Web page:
Cardiac resynchronization therapy (CRT) benefits a subset of patients with congestive heart failure, improving symptoms, quality of life, and survival and providing an effective alternative treatment for this disease.
Correction of biventricular electrical and mechanical dyssynchrony is considered the underlying beneficial mechanism of CRT. Although heart failure is associated with an abnormally activated sympathetic nervous system, manifested by increased concentration of circulating catecholamines, attenuated cardiovascular reflexes, impaired cardiac vagal reflexes, and downregulation of adrenergic nerve terminals, the effect of CRT on cardiac neurohormonal function has not been well characterized.
Cardiac adrenergic control is governed by norepinephrine, a sympathetic transmitter, which is synthesized within neurons and released to the synaptic cleft. Most norepinephrine undergoes reuptake into presynaptic nerve terminals by the uptake-1 mechanism. Nerve growth factor belongs to a family of proteins termed neurotrophins that play a critical role in the development of sympathetic innervation.
Several radiolabeled compounds have been synthesized for noninvasive imaging of cardiac neuronal function. The catecholamine analogue 123iodine metaiodobenzylguanidine (123I-MIBG) is the most commonly used tracer for mapping myocardial presynaptic sympathetic innervation and activity. Carbon-11 hydroxyephedrine (11CHED), an alternative norepinephrine analogue, is used as a positron emission tomography (PET) tracer for assessing presynaptic uptake-1 transport function.
Mayo Clinic researchers, led by Yong-Mei Cha, M.D., have examined the effect of CRT on neuronal integrity, the cardiac presynaptic sympathetic function determined by these nuclear cardiac imaging modalities. Furthermore, they are evaluating whether neurohormonal profiles and sympathetic function can predict the likelihood of response to CRT.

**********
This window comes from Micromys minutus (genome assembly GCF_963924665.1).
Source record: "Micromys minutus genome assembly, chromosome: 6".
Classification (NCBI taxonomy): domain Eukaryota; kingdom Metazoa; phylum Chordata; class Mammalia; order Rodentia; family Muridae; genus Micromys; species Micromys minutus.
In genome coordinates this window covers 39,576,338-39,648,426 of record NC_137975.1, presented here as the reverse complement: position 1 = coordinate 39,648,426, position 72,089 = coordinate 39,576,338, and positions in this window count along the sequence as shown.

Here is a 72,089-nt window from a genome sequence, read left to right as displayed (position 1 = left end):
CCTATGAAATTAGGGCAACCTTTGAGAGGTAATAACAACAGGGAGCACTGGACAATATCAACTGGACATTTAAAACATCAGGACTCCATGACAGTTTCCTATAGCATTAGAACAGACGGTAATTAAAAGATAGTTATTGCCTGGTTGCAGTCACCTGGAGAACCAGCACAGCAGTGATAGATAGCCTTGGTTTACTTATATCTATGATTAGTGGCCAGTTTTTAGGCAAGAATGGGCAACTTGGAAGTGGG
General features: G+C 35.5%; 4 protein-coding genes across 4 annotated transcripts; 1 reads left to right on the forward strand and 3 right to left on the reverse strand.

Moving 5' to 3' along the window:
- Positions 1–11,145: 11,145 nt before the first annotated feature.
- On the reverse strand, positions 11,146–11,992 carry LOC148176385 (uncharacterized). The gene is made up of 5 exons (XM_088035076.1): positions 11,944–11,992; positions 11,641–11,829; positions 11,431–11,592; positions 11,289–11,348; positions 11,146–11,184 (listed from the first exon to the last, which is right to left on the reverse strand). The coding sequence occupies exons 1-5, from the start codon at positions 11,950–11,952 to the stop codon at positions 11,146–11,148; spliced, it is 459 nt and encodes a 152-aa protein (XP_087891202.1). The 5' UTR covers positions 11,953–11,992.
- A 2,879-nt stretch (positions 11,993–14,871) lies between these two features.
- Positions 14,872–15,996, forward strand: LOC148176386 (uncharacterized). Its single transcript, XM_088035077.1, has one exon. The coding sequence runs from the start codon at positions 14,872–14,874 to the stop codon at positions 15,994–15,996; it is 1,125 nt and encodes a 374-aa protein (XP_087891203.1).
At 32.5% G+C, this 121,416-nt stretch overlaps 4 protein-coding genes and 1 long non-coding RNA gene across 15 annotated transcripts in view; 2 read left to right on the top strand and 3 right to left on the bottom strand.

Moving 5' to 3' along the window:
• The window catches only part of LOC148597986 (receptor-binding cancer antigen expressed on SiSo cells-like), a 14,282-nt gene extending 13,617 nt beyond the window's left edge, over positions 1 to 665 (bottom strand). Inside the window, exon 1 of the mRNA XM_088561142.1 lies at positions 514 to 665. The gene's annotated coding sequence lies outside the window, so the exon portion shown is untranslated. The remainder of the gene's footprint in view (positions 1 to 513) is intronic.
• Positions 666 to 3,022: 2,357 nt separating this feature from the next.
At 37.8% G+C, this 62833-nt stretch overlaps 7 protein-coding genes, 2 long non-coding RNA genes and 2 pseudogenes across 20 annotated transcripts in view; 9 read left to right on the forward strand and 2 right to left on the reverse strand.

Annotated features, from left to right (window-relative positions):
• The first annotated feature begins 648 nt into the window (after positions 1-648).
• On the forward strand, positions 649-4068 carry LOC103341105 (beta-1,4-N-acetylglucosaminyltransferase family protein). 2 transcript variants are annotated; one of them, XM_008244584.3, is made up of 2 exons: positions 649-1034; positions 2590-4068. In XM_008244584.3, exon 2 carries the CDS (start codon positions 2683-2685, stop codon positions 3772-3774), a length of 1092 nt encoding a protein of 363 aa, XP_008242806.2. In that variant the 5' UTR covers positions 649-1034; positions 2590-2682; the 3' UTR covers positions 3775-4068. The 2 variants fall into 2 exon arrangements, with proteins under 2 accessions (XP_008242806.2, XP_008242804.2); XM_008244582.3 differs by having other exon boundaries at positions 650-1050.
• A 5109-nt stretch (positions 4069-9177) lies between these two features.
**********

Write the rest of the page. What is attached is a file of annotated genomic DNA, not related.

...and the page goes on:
Early results indicate that CRT reverses cardiac autonomic remodeling by upregulating presynaptic receptor function, with increased 123I-MIBG uptake and 11CHED retention index at the sympathetic terminal level in parallel with improvements in heart rate variability, indicating a favorable rebalance of cardiac sympathetic function. The study results suggest that CRT improves cardiac presynaptic sympathetic activity similar to pharmacologic therapy with β-blockage or renin-angiotensin-aldosterone axis inhibition.
Furthermore, cardiac sympathetic reserve assessed by 123I-MIBG scintigraphy appears to be a potential predictor of clinical response to CRT. The baseline sympathetic uptake function in patients who responded to CRT was similar to that in controls, representing a preserved sympathetic function. Conversely, those with severely impaired baseline sympathetic function were less likely to benefit from CRT.
Mayo researchers speculate that in responders the cardiac sympathetic ending might be hibernating as an adaptation to elevated sympathetic control (functional deactivation), whereas nonresponders may have structural deficits in the cardiac sympathetic neurons due to scarred myocardium or anatomic cardiac denervation. This hypothesis appears to be supported by these early findings and is being examined in larger-scale studies.